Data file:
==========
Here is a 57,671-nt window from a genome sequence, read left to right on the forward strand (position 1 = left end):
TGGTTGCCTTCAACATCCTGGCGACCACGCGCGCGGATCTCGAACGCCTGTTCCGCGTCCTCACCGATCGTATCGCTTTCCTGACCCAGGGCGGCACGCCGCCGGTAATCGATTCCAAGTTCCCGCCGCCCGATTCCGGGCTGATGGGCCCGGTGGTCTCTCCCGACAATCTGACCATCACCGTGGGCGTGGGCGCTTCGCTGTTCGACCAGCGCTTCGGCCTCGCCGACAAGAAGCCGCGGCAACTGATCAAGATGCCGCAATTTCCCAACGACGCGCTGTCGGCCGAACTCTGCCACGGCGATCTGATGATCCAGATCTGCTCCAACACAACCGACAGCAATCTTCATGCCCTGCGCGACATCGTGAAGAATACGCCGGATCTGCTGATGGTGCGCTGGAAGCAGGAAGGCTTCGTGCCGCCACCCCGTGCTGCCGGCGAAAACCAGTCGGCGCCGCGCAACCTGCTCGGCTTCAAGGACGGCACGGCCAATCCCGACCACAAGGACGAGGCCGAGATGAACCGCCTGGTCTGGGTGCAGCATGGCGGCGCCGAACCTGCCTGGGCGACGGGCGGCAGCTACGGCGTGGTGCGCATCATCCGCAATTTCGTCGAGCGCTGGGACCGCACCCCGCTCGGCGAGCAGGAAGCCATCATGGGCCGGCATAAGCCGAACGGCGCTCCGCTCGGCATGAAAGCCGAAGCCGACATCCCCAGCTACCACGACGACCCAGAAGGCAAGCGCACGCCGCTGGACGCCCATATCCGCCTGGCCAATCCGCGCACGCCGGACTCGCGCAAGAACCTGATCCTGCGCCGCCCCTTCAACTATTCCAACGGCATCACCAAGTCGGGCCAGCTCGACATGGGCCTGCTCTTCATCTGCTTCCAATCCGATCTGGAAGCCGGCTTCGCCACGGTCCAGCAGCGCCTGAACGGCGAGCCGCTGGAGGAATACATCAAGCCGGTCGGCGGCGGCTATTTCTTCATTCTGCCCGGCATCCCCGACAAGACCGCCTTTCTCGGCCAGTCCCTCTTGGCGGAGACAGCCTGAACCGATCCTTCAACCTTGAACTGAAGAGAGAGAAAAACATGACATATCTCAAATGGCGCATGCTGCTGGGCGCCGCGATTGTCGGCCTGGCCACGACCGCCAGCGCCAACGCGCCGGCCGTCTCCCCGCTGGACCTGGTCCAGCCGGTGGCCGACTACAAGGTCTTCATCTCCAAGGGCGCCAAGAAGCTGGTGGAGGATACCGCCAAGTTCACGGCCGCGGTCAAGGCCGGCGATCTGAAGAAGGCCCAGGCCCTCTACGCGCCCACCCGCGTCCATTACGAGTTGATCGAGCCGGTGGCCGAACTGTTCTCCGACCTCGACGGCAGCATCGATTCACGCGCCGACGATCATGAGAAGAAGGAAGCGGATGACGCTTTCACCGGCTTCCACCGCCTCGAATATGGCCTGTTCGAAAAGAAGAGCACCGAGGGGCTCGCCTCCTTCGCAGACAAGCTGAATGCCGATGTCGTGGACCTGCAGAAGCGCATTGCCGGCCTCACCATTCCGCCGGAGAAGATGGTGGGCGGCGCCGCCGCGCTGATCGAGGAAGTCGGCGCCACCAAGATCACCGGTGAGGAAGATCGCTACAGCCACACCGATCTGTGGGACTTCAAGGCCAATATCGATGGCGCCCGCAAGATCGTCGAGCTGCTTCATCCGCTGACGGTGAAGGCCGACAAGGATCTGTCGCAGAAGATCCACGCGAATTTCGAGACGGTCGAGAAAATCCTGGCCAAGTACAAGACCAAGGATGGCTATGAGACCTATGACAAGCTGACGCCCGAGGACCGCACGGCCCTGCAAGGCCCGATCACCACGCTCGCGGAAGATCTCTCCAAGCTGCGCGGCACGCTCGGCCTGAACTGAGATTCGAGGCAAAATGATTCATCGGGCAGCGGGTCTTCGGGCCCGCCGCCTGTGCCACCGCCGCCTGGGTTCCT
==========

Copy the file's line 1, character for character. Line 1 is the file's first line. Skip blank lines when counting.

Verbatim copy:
Here is a 57,671-nt window from a genome sequence, read left to right on the forward strand (position 1 = left end):